14. In general, I like it- and I congratulate you on the effort/work put into making this affirmative happen. I haven't had as much time lately as I hoped I would, so if I ever put out a version of this aff too, it's gonna be a little bit. That said I do have some suggestions and criticisms, and a few questions. First of all- are you planning on spreading this 1ac? I would hope not, just because I think it would be hard to truthfully engage in constant awareness of every word you speak if you are spitting the words out a mile a minute. Second- get rid of that card from the Washington Post- all it does is prove the meditation can be coopted by capitalists to make the system run more smoothly. And it is an example of completely superficial engagement with meditation, because if those workers really meditated on their lifestyles, they'd realize they were taking part in a system that exploits and dominates many many beings and lifeforms. If you can't find a better card than that using the word energy in the context of meditation, then you aren't trying hard enough. Third- there are a couple places in there that are in danger of being quite dualistic and or reinforcing the concept of selfhood. Using the words 'key' and 'only' and alike are dominant exclusive terms that have no value in this aff. Realize- you don't need to be better than every other approach to introspection/whatever, you just need to be good. Competition demands that the neg's counter advocacy be mutually exclusive to yours, not better than yours, so don't try so hard to prove that you are better than everyone else, just be ready to perm whatever the neg suggests might also be a good thing to do (like repeating mantras). I think that using the Kappelar card is a good idea, but you need to retag it. The idea isn't that 'we' are 'responsible' for every 'choice' 'we' 'make'- you are misinterpreting the card when you say 'circumstances aren't responsible' in a way that could be dangerously contradictory to the rest off your aff- strictly speaking- everything is part of interconnected circumstances (at least according to the philosophies that recommend meditation). It's not that 'we are responsible' it's that we are part of the interconnected whole, and so, yes we have to take responsibility, but in the context that everything effects everything, and that pretending only the president makes the decisions that matter obscures the influence everyone has in creating our realities. Four- I think you need to do a bit more work interpretting the resolution/explaining your interpretation of the resolution. Last- this is mostly just a stylistic thing, but the way your aff is presented is in a much more calculative manner, than in a meditative one. I would recommend fewer emphasis on evidence and more emphasis and your own personal rhetoric. I'd get rid of the whole 'contentions' and 'advantages' thing if I were you, but like I said, that's just my style, so roll how you like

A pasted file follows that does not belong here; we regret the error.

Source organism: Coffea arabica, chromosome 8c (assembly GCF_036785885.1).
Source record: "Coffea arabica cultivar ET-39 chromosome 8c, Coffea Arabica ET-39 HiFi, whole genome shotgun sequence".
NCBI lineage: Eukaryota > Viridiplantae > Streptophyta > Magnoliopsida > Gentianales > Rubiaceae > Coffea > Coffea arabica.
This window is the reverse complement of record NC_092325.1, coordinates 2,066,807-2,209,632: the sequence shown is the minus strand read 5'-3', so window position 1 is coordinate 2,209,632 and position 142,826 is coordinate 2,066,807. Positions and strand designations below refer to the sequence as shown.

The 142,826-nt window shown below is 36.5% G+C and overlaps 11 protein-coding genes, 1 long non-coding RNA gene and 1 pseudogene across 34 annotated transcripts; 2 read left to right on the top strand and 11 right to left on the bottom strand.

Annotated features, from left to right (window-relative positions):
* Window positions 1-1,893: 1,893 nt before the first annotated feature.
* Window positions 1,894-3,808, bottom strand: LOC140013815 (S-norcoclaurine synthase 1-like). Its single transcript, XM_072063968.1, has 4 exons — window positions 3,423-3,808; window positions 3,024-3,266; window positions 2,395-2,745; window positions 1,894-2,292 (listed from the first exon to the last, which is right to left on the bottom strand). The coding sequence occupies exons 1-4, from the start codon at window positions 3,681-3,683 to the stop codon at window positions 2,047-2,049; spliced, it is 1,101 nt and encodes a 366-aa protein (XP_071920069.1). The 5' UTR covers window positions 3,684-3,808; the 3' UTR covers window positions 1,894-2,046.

15. You are of course forgetting the 5th element- beat boxing. Personally, I think this is something of a silly argument- whether the genre of music is hip hop or rap. The reason I think it makes sense sense to call the music of hip hop culture 'hip hop' is because it often involves several elements- rapping, DJing, and beat boxing. To call the music rap I think is misleading because there is more going on than just that one element. Although I think in a truer sense, hip hop certainly doesn't 'exist' on MTV or in the programming of other mass media, although it can often be found there.